Book to dispel witch lady myth

Shorewood, Fox Point women to release biography on Nohl

April 28, 2009

The word "junk" did not seem to exist in Mary Nohl's vocabulary.

The Fox Point artist, who died in 2001 at age 86, is known throughout the North Shore - and beyond - for her eccentric cottage home and art made with such disparate items as wire, hemp, chicken bones and pebbles.

Shortly before Nohl's death, author Barbara Manger and designer Janine Smith began working on a biographical book chronicling the artist's life and influence.

"It literally took us years to sort through everything," Smith, also from Fox Point, said. "It was a long process."

"Mary Nohl: Inside & Outside" will be released Friday, May 1. Retailing for $29.95, the 136-page book will be available at and select bookstores.

Proceeds from the sale of the book will go toward maintaining Nohl's artwork collection on display at the John Michael Kohler Arts Center in Sheboygan.

Unconventional art

The book includes information on Nohl's family and formative years, and photos of inside and outside her Fox Point home.

"This is the public's way of being able to peek inside the house," Smith said.

Nohl left her home and personal art collection to the Kohler Foundation, an arts organization. Early on, there was talk of making the home into a museum, but that was squelched because of Fox Point zoning codes and concerns from neighbors.

Nohl had long been referred to as the "witch lady" - a fact mentioned in the book - because of her unconventional art, which included paintings, ceramics and jewelry. Her collection also boasted numerous sculptures, several of which are on display in her front yard.

Manger and Smith said they are hoping to dispel some of the rumors surrounding this misunderstood person who was reclusive through portions of her life.

"She didn't conform to standards, and because of that there were some urban legends," Manger of Shorewood said.

Although she never married, and did not have children, legends about Nohl killing her husband and turning her children to stone have circulated.

Some insight through diaries

Manger considered Nohl a friend. Despite that, there were many facets of the artist's life Manger knew little to nothing about. Because of that, Manger and Smith poured through artifacts from Nohl's estate after she died. Some information was gleaned from meticulously maintained diaries.

"There wasn't anything too serious or intimate in them," Smith said. "They captured how her day was spent. You got a picture of what was coming into her life."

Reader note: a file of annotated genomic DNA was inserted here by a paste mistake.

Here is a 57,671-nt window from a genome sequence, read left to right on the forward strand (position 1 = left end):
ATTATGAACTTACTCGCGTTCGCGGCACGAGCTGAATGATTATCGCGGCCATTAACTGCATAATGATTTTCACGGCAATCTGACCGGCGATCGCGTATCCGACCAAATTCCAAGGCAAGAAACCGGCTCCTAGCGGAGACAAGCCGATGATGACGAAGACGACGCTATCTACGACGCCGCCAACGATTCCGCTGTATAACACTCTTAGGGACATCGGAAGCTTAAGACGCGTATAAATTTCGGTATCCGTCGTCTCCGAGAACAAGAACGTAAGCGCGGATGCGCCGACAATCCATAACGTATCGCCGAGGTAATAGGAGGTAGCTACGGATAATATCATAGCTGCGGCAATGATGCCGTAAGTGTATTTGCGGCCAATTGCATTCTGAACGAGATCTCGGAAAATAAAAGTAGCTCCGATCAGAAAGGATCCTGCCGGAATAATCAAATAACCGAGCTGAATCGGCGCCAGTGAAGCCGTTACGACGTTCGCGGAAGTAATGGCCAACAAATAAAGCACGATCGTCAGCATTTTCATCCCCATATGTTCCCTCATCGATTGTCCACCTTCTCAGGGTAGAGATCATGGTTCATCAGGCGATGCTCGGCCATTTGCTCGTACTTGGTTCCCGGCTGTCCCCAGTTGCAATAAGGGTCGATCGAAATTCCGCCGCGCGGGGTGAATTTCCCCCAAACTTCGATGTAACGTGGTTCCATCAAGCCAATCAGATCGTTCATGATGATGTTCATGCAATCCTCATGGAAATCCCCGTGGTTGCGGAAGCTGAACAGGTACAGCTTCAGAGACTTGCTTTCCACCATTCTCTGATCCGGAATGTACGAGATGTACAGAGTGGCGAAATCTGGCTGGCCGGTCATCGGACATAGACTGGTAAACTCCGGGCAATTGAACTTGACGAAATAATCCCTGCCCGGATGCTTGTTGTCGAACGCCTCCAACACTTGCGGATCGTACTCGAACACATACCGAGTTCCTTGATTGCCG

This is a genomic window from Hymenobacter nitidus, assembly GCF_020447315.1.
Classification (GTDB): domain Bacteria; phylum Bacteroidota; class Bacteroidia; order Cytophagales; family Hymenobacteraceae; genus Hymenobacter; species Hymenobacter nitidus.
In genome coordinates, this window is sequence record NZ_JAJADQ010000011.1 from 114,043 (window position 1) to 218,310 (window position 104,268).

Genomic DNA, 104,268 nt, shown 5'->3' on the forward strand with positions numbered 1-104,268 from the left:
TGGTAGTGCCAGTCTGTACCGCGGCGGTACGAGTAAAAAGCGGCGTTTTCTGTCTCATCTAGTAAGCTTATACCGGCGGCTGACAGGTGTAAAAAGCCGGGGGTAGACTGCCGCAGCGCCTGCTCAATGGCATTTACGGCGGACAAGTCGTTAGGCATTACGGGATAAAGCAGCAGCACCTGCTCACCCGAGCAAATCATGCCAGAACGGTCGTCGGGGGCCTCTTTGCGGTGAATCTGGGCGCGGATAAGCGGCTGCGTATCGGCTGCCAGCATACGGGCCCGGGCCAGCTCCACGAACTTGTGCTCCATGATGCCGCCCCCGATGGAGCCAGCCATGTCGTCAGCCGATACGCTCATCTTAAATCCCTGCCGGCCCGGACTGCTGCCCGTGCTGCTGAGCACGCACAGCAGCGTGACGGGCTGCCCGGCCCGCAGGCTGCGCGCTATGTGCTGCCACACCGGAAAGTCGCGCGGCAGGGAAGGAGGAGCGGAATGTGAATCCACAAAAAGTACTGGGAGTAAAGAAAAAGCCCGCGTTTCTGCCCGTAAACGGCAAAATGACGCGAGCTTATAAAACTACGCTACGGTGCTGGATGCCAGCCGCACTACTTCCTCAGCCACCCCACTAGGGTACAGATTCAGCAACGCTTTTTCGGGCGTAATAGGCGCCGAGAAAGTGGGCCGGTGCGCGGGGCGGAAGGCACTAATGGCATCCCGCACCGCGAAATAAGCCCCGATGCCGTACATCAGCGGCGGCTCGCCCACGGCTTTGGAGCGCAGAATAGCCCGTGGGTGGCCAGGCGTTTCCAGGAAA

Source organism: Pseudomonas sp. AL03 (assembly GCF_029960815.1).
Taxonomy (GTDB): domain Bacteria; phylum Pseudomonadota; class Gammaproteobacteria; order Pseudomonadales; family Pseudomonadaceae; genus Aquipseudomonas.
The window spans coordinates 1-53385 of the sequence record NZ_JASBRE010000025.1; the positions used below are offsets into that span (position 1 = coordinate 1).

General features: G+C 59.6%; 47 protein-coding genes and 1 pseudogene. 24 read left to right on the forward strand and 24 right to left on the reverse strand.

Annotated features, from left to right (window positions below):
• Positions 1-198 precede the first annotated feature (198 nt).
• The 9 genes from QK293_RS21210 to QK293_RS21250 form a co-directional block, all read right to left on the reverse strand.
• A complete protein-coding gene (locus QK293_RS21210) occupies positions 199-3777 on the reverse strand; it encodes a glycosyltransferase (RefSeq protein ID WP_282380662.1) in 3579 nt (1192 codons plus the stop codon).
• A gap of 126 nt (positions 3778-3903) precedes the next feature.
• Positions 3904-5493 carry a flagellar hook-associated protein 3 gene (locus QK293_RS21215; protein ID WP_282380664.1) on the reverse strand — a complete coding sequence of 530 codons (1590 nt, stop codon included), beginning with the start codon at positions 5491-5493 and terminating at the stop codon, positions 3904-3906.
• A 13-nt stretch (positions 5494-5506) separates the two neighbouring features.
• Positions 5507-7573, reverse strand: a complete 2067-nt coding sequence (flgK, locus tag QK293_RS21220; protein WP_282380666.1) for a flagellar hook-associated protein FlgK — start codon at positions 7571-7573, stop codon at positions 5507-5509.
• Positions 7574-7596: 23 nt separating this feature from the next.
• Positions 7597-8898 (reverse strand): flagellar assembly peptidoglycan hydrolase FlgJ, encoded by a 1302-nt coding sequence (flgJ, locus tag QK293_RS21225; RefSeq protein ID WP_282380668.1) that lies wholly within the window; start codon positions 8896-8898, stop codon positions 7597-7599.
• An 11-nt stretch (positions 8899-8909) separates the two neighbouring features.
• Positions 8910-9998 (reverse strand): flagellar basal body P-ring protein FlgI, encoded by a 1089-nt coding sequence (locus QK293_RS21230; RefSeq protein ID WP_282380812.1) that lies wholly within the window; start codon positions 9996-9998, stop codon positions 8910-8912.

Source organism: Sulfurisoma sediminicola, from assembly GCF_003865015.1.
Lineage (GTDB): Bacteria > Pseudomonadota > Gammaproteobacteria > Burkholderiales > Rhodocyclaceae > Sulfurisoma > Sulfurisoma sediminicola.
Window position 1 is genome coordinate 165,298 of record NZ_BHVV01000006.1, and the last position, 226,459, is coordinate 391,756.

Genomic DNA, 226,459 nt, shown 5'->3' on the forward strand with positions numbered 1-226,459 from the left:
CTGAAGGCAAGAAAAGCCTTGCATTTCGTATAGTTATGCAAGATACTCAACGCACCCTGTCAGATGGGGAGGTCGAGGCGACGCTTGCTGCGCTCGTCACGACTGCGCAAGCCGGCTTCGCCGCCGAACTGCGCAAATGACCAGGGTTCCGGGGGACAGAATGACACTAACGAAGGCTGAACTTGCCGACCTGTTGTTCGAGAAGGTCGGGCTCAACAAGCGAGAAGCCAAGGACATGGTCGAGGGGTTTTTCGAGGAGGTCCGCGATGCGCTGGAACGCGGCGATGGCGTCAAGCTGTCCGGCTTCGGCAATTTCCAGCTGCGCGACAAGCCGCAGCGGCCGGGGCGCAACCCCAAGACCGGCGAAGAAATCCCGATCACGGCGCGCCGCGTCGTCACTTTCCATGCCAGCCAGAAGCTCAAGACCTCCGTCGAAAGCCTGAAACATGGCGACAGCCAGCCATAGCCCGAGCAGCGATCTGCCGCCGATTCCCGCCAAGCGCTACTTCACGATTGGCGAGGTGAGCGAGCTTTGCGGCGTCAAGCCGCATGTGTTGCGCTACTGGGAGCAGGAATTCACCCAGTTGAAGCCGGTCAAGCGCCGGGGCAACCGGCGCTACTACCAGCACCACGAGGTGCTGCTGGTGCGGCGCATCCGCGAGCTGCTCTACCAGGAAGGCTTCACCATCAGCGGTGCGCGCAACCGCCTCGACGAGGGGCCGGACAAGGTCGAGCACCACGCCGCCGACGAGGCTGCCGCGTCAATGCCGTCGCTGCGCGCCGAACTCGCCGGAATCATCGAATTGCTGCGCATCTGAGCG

Manger added, "She was very frugal, rigid, disciplined, controlled, organized and regimented. Everything was structured and planned out; there was very little room for spontaneity."

Throughout the course of their friendship, Manger said Nohl never explained the inspiration behind her art. Sculptures in the front yard of Nohl's home include a dinosaur, a man holding a fish that is about as large as he is and several caricatures - some without arms.

"The best art speaks to the heart, and her work does that," Manger said. "That said, there's a definite mystery to the message of her art."

Artist had giving nature

Despite her eccentricities, Manger and Smith maintain Nohl was a giving person. That is perhaps best represented by the $11.3 million she gave to the Greater Milwaukee Foundation after she died. The organization has since created the Mary Nohl Foundation, which helps fund arts programs and provides scholarships and assistance to individual artists.

GMF has paid for all costs associated with publishing the book.

"She was known to open her doors to school groups and other people," Smith said. "But she would do it on her own terms."

Manger described her friend simply as "kind."

"She really loved having children come to visit her," Manger said. "But the reality was she was so focused on her art that she really didn't have a lot of time for people."

Dave Fidlin can be reached at (262) 446-6603.


WHAT: Shorewood author Barbara Manger will sign copies of her book "Mary Nohl: Inside & Outside."

WHEN: 1 to 2 p.m. Saturday, May 9

WHERE: Barnes and Nobel at Bayshore Town Center, 5755 N. Bayshore Drive, Glendale

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